Most patients can relate to and understand an explanation of gingivitis as a bacterial infection rather than just a medical term. Dental professionals should establish treatment in terms of restoring a healthy bacterial balance, rather than merely reducing the bacterial load. Information should be shared, based on current scientific evidence on probiotics and bacterial replacement therapy, as part of a new health paradigm focused on wellness. This information must make a great enough impact to encourage compliance.

Patients need to be convinced of the effectiveness of this new type of therapy and educated on a proper protocol for obtaining the best results. Scientific studies based on Lactobacillus reuteri, the bacterial strains found in G•U•M® PerioBalance® (Sunstar Americas, Inc., www.sunstaramericas.com), have demonstrated effectiveness.5-8 The effects of probiotics are greatest when used in accordance with the manufacturer’s instructions, which typically include directions such as:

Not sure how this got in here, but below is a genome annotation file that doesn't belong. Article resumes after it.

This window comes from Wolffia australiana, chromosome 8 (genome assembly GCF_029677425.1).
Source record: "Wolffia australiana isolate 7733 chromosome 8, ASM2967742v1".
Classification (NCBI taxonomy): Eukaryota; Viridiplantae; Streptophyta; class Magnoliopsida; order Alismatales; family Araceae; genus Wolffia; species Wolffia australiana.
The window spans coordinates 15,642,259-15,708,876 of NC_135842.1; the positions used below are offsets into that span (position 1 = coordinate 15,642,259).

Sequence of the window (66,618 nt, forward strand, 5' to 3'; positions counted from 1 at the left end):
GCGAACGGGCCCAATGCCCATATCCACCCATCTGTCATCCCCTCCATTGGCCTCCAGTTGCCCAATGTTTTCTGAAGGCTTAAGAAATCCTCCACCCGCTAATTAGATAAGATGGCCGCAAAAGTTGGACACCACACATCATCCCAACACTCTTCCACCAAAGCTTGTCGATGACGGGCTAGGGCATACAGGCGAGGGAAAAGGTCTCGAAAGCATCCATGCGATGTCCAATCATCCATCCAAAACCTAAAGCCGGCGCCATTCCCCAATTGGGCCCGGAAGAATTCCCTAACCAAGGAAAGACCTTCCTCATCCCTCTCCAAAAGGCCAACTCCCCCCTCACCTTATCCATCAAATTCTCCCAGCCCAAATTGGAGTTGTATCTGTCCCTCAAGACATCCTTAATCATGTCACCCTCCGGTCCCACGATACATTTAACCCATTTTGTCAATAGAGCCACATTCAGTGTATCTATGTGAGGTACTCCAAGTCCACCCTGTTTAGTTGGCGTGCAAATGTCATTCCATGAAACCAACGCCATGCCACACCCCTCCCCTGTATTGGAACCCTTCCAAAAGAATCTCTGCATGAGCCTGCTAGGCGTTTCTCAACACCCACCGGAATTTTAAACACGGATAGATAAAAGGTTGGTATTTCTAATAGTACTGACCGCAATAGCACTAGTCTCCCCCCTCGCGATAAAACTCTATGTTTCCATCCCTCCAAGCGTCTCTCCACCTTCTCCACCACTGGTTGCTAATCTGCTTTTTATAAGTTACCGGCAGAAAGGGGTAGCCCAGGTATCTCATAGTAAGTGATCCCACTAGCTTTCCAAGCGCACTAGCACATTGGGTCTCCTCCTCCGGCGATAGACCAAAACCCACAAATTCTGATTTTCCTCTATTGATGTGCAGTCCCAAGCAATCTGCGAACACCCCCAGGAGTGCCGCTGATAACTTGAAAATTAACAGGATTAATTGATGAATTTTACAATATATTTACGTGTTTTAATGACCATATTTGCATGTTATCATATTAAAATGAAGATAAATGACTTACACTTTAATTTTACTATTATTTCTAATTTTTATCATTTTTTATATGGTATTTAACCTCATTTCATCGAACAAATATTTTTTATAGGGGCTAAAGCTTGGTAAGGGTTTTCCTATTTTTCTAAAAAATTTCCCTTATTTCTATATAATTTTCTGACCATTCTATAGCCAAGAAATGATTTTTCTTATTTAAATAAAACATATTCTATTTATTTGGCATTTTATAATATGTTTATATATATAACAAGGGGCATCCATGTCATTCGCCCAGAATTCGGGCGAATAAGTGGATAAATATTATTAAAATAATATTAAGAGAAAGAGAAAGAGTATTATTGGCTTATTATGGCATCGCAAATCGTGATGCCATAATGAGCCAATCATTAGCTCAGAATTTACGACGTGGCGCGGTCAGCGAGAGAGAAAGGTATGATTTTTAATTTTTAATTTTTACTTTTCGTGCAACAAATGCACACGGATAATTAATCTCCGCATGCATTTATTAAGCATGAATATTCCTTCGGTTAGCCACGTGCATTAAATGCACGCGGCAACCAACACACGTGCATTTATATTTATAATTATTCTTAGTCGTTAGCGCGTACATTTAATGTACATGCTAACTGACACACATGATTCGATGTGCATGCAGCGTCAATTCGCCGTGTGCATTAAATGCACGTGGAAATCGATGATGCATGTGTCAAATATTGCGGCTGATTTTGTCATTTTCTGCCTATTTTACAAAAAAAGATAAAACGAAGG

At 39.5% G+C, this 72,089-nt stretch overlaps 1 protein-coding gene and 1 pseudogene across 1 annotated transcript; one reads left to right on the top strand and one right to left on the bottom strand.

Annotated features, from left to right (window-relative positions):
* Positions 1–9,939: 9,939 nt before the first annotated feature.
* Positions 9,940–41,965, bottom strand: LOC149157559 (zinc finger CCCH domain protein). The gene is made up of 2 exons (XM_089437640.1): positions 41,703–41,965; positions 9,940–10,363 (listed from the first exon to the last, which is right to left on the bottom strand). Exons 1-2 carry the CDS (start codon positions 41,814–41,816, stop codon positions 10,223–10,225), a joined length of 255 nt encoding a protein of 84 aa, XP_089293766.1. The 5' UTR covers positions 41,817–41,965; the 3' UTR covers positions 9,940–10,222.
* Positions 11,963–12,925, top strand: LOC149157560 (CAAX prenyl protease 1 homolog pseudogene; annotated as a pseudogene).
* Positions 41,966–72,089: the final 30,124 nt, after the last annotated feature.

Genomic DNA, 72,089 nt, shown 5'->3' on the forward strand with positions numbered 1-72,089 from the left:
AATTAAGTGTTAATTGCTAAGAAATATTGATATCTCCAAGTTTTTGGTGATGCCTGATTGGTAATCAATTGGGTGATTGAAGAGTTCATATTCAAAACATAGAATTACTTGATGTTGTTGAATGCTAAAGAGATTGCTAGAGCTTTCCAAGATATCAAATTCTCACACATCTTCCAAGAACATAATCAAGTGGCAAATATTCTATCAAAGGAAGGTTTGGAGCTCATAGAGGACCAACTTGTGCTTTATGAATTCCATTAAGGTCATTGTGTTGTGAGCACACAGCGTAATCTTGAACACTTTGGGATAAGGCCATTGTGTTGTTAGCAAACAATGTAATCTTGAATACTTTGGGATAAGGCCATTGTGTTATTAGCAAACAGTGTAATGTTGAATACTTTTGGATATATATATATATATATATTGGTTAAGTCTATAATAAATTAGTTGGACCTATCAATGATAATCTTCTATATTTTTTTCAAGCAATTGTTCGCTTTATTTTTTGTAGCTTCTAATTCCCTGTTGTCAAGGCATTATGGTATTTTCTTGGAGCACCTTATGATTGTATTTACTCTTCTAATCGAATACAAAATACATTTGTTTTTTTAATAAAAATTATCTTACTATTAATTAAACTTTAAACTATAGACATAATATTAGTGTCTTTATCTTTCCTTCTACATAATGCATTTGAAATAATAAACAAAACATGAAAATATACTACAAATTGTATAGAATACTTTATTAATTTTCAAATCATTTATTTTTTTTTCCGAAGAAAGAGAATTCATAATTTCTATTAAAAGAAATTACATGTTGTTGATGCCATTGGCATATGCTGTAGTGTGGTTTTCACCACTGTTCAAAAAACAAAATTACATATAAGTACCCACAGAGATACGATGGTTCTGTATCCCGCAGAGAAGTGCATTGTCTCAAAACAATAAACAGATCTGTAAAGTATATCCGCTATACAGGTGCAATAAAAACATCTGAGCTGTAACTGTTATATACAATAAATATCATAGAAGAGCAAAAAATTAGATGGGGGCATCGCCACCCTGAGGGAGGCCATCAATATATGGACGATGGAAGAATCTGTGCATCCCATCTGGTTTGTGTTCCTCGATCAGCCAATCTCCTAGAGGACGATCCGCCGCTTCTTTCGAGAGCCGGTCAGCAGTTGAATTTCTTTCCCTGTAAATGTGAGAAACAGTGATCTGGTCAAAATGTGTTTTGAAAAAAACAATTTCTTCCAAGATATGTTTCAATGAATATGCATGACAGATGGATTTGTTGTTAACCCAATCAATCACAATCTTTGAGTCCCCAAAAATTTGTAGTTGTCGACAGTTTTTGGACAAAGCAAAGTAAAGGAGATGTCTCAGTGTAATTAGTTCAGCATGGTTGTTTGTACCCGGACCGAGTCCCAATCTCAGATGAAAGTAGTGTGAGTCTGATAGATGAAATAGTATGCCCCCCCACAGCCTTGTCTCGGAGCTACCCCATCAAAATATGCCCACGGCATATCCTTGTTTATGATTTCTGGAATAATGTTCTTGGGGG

• Perform oral hygiene regime as recommended by the dental professional.
  • Take one PerioBalance probiotic lozenge per day, immediately after oral hygiene.
  • Allow the PerioBalance lozenge to dissolve slowly in the mouth for at least 10 minutes.
  • Do not brush teeth, floss, or use a mouthrinse after taking the product.
  • Take for at least 28 days consecutively.

Two strains of Lactobacillus reuteri are the most commonly available form of oral probiotic (PerioBalance). Strain DSM 17938 produces reuterin, which is active against the putative periopathogens Aggregatibacter actinomycetemcomitans, Prevotella intermedia, and Porphyromonas gingivalis. Strain ATCC PTA 5289 has the potential to block the action of TNF-alpha, an inflammatory cytokine with a pivotal action, in the development of inflammatory periodontal diseases. Lactobacillus reuteri has been shown to provide benefits not only in oral conditions such as caries, periodontal disease, and halitosis, but also in gastrointestinal and genitourinary health.